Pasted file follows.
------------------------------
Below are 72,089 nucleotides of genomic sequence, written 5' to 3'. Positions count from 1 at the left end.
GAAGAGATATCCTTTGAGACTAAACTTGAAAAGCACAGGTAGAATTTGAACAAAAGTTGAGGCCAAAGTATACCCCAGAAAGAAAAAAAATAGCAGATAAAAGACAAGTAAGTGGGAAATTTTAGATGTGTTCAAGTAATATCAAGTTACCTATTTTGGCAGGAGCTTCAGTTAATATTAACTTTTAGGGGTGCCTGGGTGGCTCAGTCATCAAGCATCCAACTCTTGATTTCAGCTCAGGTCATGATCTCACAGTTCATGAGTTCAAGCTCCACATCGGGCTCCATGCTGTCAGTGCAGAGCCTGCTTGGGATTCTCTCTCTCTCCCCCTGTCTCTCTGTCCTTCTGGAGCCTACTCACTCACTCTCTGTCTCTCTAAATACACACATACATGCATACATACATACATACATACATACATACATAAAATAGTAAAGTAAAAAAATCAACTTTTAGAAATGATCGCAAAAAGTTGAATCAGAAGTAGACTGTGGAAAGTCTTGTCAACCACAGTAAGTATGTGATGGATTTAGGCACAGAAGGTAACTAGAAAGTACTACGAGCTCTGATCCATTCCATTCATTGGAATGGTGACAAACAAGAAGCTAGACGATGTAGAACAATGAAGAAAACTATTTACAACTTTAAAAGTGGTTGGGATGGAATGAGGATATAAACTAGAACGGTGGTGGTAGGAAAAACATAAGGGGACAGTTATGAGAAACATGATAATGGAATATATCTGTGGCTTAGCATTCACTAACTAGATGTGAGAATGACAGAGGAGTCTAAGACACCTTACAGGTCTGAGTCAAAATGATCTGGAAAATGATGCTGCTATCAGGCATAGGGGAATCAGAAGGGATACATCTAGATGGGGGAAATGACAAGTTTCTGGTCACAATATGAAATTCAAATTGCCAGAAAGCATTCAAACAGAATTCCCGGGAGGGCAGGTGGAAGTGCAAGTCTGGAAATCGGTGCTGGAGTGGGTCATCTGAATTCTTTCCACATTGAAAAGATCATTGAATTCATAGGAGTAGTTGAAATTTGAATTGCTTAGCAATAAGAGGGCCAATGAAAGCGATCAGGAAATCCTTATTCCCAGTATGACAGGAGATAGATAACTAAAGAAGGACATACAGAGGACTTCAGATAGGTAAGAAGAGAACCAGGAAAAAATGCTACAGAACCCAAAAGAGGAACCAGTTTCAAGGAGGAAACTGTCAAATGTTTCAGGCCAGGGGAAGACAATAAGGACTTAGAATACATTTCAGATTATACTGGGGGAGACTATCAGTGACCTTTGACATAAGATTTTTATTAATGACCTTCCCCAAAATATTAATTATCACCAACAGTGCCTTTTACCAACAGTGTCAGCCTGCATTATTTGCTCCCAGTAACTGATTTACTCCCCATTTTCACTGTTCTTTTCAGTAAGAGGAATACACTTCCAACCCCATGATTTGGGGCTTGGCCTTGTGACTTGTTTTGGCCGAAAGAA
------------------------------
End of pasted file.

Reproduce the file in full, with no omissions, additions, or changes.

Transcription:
Below are 72,089 nucleotides of genomic sequence, written 5' to 3'. Positions count from 1 at the left end.
GAAGAGATATCCTTTGAGACTAAACTTGAAAAGCACAGGTAGAATTTGAACAAAAGTTGAGGCCAAAGTATACCCCAGAAAGAAAAAAAATAGCAGATAAAAGACAAGTAAGTGGGAAATTTTAGATGTGTTCAAGTAATATCAAGTTACCTATTTTGGCAGGAGCTTCAGTTAATATTAACTTTTAGGGGTGCCTGGGTGGCTCAGTCATCAAGCATCCAACTCTTGATTTCAGCTCAGGTCATGATCTCACAGTTCATGAGTTCAAGCTCCACATCGGGCTCCATGCTGTCAGTGCAGAGCCTGCTTGGGATTCTCTCTCTCTCCCCCTGTCTCTCTGTCCTTCTGGAGCCTACTCACTCACTCTCTGTCTCTCTAAATACACACATACATGCATACATACATACATACATACATACATACATAAAATAGTAAAGTAAAAAAATCAACTTTTAGAAATGATCGCAAAAAGTTGAATCAGAAGTAGACTGTGGAAAGTCTTGTCAACCACAGTAAGTATGTGATGGATTTAGGCACAGAAGGTAACTAGAAAGTACTACGAGCTCTGATCCATTCCATTCATTGGAATGGTGACAAACAAGAAGCTAGACGATGTAGAACAATGAAGAAAACTATTTACAACTTTAAAAGTGGTTGGGATGGAATGAGGATATAAACTAGAACGGTGGTGGTAGGAAAAACATAAGGGGACAGTTATGAGAAACATGATAATGGAATATATCTGTGGCTTAGCATTCACTAACTAGATGTGAGAATGACAGAGGAGTCTAAGACACCTTACAGGTCTGAGTCAAAATGATCTGGAAAATGATGCTGCTATCAGGCATAGGGGAATCAGAAGGGATACATCTAGATGGGGGAAATGACAAGTTTCTGGTCACAATATGAAATTCAAATTGCCAGAAAGCATTCAAACAGAATTCCCGGGAGGGCAGGTGGAAGTGCAAGTCTGGAAATCGGTGCTGGAGTGGGTCATCTGAATTCTTTCCACATTGAAAAGATCATTGAATTCATAGGAGTAGTTGAAATTTGAATTGCTTAGCAATAAGAGGGCCAATGAAAGCGATCAGGAAATCCTTATTCCCAGTATGACAGGAGATAGATAACTAAAGAAGGACATACAGAGGACTTCAGATAGGTAAGAAGAGAACCAGGAAAAAATGCTACAGAACCCAAAAGAGGAACCAGTTTCAAGGAGGAAACTGTCAAATGTTTCAGGCCAGGGGAAGACAATAAGGACTTAGAATACATTTCAGATTATACTGGGGGAGACTATCAGTGACCTTTGACATAAGATTTTTATTAATGACCTTCCCCAAAATATTAATTATCACCAACAGTGCCTTTTACCAACAGTGTCAGCCTGCATTATTTGCTCCCAGTAACTGATTTACTCCCCATTTTCACTGTTCTTTTCAGTAAGAGGAATACACTTCCAACCCCATGATTTGGGGCTTGGCCTTGTGACTTGTTTTGGCCGAAAGAA